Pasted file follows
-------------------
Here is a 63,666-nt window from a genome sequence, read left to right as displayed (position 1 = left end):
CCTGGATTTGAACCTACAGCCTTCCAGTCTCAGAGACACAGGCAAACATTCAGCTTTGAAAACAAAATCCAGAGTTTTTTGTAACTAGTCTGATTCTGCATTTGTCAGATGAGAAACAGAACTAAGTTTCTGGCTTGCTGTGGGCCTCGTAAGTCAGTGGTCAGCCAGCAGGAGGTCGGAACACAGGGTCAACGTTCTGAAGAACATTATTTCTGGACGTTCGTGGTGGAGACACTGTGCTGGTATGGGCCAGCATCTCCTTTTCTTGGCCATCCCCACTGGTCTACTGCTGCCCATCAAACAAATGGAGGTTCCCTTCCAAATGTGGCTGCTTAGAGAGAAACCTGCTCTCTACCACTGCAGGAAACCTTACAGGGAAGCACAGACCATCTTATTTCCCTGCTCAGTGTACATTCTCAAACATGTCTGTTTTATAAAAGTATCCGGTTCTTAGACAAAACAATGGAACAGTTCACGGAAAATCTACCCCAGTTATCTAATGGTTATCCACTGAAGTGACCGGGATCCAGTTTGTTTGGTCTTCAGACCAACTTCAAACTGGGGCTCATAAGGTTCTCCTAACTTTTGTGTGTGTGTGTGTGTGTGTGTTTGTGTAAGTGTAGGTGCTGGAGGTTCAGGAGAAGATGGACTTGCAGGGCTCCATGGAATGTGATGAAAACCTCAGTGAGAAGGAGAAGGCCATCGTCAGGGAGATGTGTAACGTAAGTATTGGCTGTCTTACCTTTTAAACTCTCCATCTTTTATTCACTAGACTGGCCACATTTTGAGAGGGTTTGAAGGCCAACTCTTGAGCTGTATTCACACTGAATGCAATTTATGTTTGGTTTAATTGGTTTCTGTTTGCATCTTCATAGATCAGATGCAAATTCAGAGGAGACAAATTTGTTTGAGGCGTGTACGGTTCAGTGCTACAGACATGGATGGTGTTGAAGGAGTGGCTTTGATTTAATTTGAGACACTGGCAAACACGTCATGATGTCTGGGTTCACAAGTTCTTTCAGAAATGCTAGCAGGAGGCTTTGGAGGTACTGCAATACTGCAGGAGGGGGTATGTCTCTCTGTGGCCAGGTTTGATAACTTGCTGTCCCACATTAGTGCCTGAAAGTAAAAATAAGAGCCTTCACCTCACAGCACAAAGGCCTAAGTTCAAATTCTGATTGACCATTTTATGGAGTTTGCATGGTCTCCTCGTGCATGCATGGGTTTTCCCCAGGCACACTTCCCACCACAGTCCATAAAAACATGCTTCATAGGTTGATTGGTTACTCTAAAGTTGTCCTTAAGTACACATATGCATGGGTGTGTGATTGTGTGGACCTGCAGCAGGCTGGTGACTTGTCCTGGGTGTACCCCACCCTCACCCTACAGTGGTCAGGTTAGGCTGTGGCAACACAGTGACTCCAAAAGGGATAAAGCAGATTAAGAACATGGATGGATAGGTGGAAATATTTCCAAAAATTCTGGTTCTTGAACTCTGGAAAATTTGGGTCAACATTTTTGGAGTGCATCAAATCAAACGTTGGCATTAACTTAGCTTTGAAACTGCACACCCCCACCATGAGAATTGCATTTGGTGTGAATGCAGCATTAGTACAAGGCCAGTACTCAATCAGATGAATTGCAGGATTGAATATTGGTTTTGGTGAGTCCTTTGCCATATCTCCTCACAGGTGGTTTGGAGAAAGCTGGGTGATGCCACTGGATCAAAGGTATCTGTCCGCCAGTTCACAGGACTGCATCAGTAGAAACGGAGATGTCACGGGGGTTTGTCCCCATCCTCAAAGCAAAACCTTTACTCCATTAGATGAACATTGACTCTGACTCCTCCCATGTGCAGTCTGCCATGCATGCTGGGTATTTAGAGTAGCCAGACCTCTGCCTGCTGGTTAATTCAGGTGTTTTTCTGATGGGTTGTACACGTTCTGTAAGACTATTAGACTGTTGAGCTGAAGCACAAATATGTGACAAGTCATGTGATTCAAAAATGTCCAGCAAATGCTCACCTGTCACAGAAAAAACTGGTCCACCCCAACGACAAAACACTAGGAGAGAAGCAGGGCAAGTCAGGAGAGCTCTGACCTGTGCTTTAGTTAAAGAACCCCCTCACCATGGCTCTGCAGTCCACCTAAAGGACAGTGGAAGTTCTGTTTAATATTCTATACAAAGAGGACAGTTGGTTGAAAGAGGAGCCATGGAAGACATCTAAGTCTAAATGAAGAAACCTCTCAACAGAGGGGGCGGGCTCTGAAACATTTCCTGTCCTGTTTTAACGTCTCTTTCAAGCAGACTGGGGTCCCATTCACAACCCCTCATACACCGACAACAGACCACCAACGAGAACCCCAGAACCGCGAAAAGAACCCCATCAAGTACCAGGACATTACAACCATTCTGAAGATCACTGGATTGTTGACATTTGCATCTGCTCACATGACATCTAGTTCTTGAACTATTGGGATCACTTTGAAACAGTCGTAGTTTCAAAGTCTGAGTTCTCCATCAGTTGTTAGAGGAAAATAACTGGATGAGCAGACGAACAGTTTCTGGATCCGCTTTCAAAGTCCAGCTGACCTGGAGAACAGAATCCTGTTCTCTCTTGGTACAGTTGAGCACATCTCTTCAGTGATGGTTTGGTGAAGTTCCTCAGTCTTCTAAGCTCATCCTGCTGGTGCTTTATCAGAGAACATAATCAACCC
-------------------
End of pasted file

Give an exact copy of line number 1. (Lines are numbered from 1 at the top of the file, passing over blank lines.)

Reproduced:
Here is a 63,666-nt window from a genome sequence, read left to right as displayed (position 1 = left end):